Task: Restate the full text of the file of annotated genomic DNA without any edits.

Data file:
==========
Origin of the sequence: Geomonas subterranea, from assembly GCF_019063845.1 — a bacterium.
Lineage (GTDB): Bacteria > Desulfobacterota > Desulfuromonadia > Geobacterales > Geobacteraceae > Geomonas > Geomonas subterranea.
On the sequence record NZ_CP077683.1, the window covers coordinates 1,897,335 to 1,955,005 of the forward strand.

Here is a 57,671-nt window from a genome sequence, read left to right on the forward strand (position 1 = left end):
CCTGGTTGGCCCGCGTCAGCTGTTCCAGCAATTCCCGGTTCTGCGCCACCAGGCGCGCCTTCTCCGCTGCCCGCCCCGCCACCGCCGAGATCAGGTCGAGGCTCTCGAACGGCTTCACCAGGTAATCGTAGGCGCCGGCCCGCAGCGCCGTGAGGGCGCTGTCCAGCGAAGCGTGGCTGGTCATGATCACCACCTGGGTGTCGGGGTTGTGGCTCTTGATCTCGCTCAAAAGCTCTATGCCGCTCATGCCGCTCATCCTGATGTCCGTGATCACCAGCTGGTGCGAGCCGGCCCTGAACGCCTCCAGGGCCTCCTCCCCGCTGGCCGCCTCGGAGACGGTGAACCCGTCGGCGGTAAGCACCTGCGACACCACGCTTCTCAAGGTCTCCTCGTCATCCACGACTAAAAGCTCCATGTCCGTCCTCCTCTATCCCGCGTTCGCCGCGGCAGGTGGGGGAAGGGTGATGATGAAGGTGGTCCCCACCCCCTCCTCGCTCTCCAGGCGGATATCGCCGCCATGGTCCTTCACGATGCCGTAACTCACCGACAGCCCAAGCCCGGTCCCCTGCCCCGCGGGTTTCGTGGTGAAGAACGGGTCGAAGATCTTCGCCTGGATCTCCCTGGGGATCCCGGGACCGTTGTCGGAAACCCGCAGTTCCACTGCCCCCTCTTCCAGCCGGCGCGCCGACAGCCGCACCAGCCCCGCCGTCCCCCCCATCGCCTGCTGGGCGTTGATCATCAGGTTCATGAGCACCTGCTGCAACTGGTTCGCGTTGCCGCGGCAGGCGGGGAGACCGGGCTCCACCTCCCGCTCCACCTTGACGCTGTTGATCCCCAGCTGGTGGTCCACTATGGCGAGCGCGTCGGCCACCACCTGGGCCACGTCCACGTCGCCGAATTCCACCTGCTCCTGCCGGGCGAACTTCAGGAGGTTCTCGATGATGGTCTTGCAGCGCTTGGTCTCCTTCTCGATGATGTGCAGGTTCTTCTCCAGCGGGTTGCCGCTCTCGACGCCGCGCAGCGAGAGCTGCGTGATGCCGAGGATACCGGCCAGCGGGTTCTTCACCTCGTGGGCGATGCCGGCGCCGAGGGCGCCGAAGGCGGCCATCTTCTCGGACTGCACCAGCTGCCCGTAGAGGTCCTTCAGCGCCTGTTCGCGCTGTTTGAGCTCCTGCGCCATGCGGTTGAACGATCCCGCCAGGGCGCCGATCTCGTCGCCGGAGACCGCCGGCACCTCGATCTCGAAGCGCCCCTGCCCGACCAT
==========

Origin of the sequence: Geomonas subterranea, from assembly GCF_019063845.1 — a bacterium.
Lineage (GTDB): Bacteria > Desulfobacterota > Desulfuromonadia > Geobacterales > Geobacteraceae > Geomonas > Geomonas subterranea.
On the sequence record NZ_CP077683.1, the window covers coordinates 1,897,335 to 1,955,005 of the forward strand.

Here is a 57,671-nt window from a genome sequence, read left to right on the forward strand (position 1 = left end):
CCTGGTTGGCCCGCGTCAGCTGTTCCAGCAATTCCCGGTTCTGCGCCACCAGGCGCGCCTTCTCCGCTGCCCGCCCCGCCACCGCCGAGATCAGGTCGAGGCTCTCGAACGGCTTCACCAGGTAATCGTAGGCGCCGGCCCGCAGCGCCGTGAGGGCGCTGTCCAGCGAAGCGTGGCTGGTCATGATCACCACCTGGGTGTCGGGGTTGTGGCTCTTGATCTCGCTCAAAAGCTCTATGCCGCTCATGCCGCTCATCCTGATGTCCGTGATCACCAGCTGGTGCGAGCCGGCCCTGAACGCCTCCAGGGCCTCCTCCCCGCTGGCCGCCTCGGAGACGGTGAACCCGTCGGCGGTAAGCACCTGCGACACCACGCTTCTCAAGGTCTCCTCGTCATCCACGACTAAAAGCTCCATGTCCGTCCTCCTCTATCCCGCGTTCGCCGCGGCAGGTGGGGGAAGGGTGATGATGAAGGTGGTCCCCACCCCCTCCTCGCTCTCCAGGCGGATATCGCCGCCATGGTCCTTCACGATGCCGTAACTCACCGACAGCCCAAGCCCGGTCCCCTGCCCCGCGGGTTTCGTGGTGAAGAACGGGTCGAAGATCTTCGCCTGGATCTCCCTGGGGATCCCGGGACCGTTGTCGGAAACCCGCAGTTCCACTGCCCCCTCTTCCAGCCGGCGCGCCGACAGCCGCACCAGCCCCGCCGTCCCCCCCATCGCCTGCTGGGCGTTGATCATCAGGTTCATGAGCACCTGCTGCAACTGGTTCGCGTTGCCGCGGCAGGCGGGGAGACCGGGCTCCACCTCCCGCTCCACCTTGACGCTGTTGATCCCCAGCTGGTGGTCCACTATGGCGAGCGCGTCGGCCACCACCTGGGCCACGTCCACGTCGCCGAATTCCACCTGCTCCTGCCGGGCGAACTTCAGGAGGTTCTCGATGATGGTCTTGCAGCGCTTGGTCTCCTTCTCGATGATGTGCAGGTTCTTCTCCAGCGGGTTGCCGCTCTCGACGCCGCGCAGCGAGAGCTGCGTGATGCCGAGGATACCGGCCAGCGGGTTCTTCACCTCGTGGGCGATGCCGGCGCCGAGGGCGCCGAAGGCGGCCATCTTCTCGGACTGCACCAGCTGCCCGTAGAGGTCCTTCAGCGCCTGTTCGCGCTGTTTGAGCTCCTGCGCCATGCGGTTGAACGATCCCGCCAGGGCGCCGATCTCGTCGCCGGAGACCGCCGGCACCTCGATCTCGAAGCGCCCCTGCCCGACCAT